Friday 5 August 2022 01:43 PM Grade II-listed home along Oxford and Cambridge Boat Race route goes on the ... trends now

Friday 5 August 2022 01:43 PM Grade II-listed home along Oxford and Cambridge Boat Race route goes on the ... trends now
Friday 5 August 2022 01:43 PM Grade II-listed home along Oxford and Cambridge Boat Race route goes on the ... trends now

Friday 5 August 2022 01:43 PM Grade II-listed home along Oxford and Cambridge Boat Race route goes on the ... trends now

A grand home with 90-foot river frontage on the Oxbridge boat race route has gone on the market for £2.95million.

Suthrey House is in the London suburb of Mortlake, Richmond Upon Thames, and has the largest private river frontage in the area.

The Grade II Listed property was originally built in 1619 and was home to the world famous Mortlake Tapestry Works, whose masterpieces can be seen in palaces and museums around the world to this day.

Up for sale with Riverhomes is the entire ground floor and basement, which makes a four-bedroom apartment.

Mortlake is on the south bank of the River Thames on the Oxford and Cambridge boat race route, with Richmond Park and Kew Gardens both nearby.

Suthrey House is in the London suburb of Mortlake, Richmond Upon Thames, and has the largest private river frontage in the area. Pictured: The outside of the home surrounded by lush gardens

Suthrey House is in the London suburb of Mortlake, Richmond Upon Thames, and has the largest private river frontage in the area. Pictured: The outside of the home surrounded by lush gardens

Mortlake is on the south bank of the River Thames on the Oxford and Cambridge boat race route (pictured), with Richmond Park and Kew Gardens both nearby

Mortlake is on the south bank of the River Thames on the Oxford and Cambridge boat race route (pictured), with Richmond Park and Kew Gardens both nearby

Pictured: A view of the river from outside Suthrey House where the Oxbridge boat race passes through

Pictured: A view of the river from outside Suthrey House where the Oxbridge boat race passes through 

The Grade II Listed property was originally built in 1619 and was home to the world famous Mortlake Tapestry Works, whose masterpieces can be seen in palaces and museums around the world to this day

The Grade II Listed property was originally built in 1619 and was home to the world famous Mortlake Tapestry Works, whose masterpieces can be seen in palaces and museums around the world to this day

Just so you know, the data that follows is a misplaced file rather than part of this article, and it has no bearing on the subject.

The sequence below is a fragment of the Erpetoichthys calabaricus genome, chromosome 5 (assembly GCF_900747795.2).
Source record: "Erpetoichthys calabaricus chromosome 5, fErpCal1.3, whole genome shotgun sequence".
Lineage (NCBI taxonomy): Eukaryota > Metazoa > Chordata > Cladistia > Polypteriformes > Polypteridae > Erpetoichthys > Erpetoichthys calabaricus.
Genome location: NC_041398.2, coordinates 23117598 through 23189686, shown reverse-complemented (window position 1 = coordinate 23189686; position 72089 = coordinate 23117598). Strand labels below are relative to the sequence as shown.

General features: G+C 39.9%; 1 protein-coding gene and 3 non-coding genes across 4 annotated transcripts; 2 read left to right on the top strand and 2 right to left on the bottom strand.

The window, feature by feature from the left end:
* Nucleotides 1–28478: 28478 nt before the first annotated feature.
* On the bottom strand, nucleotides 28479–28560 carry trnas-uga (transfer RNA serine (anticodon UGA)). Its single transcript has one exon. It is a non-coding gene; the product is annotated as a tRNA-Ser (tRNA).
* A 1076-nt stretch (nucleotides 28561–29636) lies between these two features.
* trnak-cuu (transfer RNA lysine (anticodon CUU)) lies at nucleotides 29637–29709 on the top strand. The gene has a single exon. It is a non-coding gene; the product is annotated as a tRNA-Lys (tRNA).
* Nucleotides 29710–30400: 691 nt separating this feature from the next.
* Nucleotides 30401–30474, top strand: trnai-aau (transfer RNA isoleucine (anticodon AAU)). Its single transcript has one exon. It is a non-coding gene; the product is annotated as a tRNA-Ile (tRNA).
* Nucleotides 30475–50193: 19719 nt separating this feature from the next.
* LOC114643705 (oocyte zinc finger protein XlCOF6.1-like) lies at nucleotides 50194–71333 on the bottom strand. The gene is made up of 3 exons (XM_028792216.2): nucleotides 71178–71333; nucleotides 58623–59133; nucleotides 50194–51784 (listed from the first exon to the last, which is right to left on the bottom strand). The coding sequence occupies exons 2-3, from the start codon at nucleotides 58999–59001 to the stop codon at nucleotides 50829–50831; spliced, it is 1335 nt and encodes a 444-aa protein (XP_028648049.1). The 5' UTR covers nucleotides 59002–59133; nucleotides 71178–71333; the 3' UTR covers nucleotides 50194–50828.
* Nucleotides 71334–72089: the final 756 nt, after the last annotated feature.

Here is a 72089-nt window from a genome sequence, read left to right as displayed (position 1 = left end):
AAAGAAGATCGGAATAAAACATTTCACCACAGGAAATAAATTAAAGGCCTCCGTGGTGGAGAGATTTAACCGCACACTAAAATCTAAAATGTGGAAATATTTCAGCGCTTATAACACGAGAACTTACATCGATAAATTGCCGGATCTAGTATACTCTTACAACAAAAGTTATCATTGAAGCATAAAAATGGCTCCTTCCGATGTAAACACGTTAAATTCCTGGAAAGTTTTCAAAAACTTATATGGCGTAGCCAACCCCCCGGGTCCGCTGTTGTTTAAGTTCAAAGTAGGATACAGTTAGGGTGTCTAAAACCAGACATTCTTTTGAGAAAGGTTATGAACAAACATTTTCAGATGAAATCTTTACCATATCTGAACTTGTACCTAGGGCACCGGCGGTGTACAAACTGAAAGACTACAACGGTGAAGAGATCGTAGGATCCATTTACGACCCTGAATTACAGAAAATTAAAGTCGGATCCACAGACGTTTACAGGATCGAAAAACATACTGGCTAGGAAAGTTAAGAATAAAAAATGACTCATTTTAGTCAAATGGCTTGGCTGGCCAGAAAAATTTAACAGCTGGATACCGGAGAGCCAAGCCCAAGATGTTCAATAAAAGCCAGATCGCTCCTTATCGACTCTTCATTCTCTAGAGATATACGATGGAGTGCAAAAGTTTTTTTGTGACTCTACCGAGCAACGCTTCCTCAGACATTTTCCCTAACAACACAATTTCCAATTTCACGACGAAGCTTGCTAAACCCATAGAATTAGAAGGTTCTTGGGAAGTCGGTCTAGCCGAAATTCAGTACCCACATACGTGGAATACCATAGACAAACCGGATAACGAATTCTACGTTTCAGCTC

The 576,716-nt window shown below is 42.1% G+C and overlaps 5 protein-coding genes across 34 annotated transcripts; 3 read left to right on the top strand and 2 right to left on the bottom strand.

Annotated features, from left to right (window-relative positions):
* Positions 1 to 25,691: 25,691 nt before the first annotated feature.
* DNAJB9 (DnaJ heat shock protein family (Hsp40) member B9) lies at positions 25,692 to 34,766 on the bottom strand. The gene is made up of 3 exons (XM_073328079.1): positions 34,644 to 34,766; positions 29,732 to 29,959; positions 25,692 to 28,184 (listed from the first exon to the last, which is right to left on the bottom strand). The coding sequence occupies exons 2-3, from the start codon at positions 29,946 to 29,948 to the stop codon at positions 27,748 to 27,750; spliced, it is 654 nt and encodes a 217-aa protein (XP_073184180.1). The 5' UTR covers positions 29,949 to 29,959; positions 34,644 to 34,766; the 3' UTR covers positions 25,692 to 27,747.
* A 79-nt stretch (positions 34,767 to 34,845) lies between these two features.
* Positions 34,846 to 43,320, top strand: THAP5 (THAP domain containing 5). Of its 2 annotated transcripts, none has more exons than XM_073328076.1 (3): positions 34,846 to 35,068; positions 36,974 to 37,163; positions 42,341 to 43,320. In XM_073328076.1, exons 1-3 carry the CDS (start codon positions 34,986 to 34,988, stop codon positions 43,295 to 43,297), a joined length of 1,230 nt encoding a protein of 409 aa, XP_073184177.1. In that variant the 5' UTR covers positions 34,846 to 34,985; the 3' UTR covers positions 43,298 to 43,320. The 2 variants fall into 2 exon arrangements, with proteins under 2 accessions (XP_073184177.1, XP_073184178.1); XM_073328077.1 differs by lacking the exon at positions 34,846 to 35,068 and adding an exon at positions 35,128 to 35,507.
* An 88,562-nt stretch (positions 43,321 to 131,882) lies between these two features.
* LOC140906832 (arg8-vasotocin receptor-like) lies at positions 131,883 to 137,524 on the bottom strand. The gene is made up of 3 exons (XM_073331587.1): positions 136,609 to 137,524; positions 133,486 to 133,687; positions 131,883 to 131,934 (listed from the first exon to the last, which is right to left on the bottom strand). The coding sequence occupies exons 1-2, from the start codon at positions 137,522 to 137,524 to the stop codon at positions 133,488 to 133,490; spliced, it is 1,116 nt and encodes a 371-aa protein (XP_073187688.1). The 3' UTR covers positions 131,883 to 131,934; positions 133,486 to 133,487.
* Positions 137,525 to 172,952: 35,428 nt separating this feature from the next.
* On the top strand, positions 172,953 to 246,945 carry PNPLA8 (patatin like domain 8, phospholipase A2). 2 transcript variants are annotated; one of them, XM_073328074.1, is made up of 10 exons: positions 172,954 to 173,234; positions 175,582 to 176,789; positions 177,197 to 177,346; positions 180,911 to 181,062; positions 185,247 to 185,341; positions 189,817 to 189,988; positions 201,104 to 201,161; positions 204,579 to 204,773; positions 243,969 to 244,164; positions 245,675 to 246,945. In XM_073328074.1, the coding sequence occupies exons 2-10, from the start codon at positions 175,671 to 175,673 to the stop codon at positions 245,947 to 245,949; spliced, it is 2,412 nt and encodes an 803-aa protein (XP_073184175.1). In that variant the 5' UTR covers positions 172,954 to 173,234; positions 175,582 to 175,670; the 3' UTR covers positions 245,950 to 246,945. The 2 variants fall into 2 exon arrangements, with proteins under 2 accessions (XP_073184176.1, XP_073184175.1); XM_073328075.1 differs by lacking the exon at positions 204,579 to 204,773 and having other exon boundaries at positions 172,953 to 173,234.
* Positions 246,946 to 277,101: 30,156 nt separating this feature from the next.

Up for sale with Riverhomes is the entire ground floor and basement, which makes a four-bedroom apartment. Pictured: A bedroom hallway with hardwood floors

Up for sale with Riverhomes is the entire ground floor and basement, which makes a four-bedroom apartment. Pictured: A bedroom hallway with hardwood floors 

Up for sale with Riverhomes is the entire ground floor and basement, which makes a four-bedroom apartment. Pictured: A garden and patio area outside the grand home which has enough space for an ample dining area

Up for sale with Riverhomes is the entire ground floor and basement, which makes a four-bedroom apartment. Pictured: A garden and patio area outside the grand home which has enough space for an ample dining area

Pictured: A courtyard outside the home with grey slate paving outside one of the entrances. The ground floor features plenty of windows to let in natural sunlight

Pictured: A courtyard outside the home with grey slate paving outside one of the entrances. The ground floor features plenty of windows to let in natural sunlight 

The tapestry works began in 1619 and Sir Francis Crane, secretary to King Charles I, brought over 140 Flemish weavers and their families to make the tapestries. Pictured: A kitchen and dining room in the house with hardwood floors and an open plan setting with archways

The tapestry works began in 1619 and Sir Francis Crane, secretary to King Charles I, brought over 140 Flemish weavers and their families to make the tapestries. Pictured: A kitchen and dining room in the house with hardwood floors and an open plan setting with archways 

The first commission was for a set of nine tapestries for the Prince of Wales. A move towards painting and portraiture in the late 17th century meant tapestries fell out of fashion and the works closed in 1703. Pictured: One of the bedrooms in the house complete with hardwood floors and doors as well as a disused fireplace

The first commission was for a set of nine tapestries for the Prince of Wales. A move towards painting and portraiture in the late 17th century meant tapestries fell out of fashion and the works closed in 1703. Pictured: One of the bedrooms in the house complete with hardwood floors and doors as well as a disused fireplace 

Pictured: A tapestry showing the The Seizure of Cassandra by Ajax from a set of The Horses, circa 1650

Pictured: A tapestry showing the The Seizure of Cassandra by Ajax from a set of The Horses, circa 1650

The tapestry works began in 1619 and Sir Francis Crane, secretary to King Charles I, brought over 140 Flemish weavers and their families to make the tapestries.

The first commission was for a set of nine tapestries for the Prince of Wales. A move towards painting and portraiture in the late 17th century meant tapestries fell out of fashion and the works closed in 1703.

Suthrey House is the only surviving building of the tapestry works.

In 2020, Mortlake tapestries from the Royal Collection were on display at St James's Palace, Kensington Palace and the Palace of Holyroodhouse. There are also sets at Forde Abbey, Chatsworth House and the Metropolitan Museum of Art in New York.

Suthrey House had a large Georgian extension added to it in about 1830 and is now

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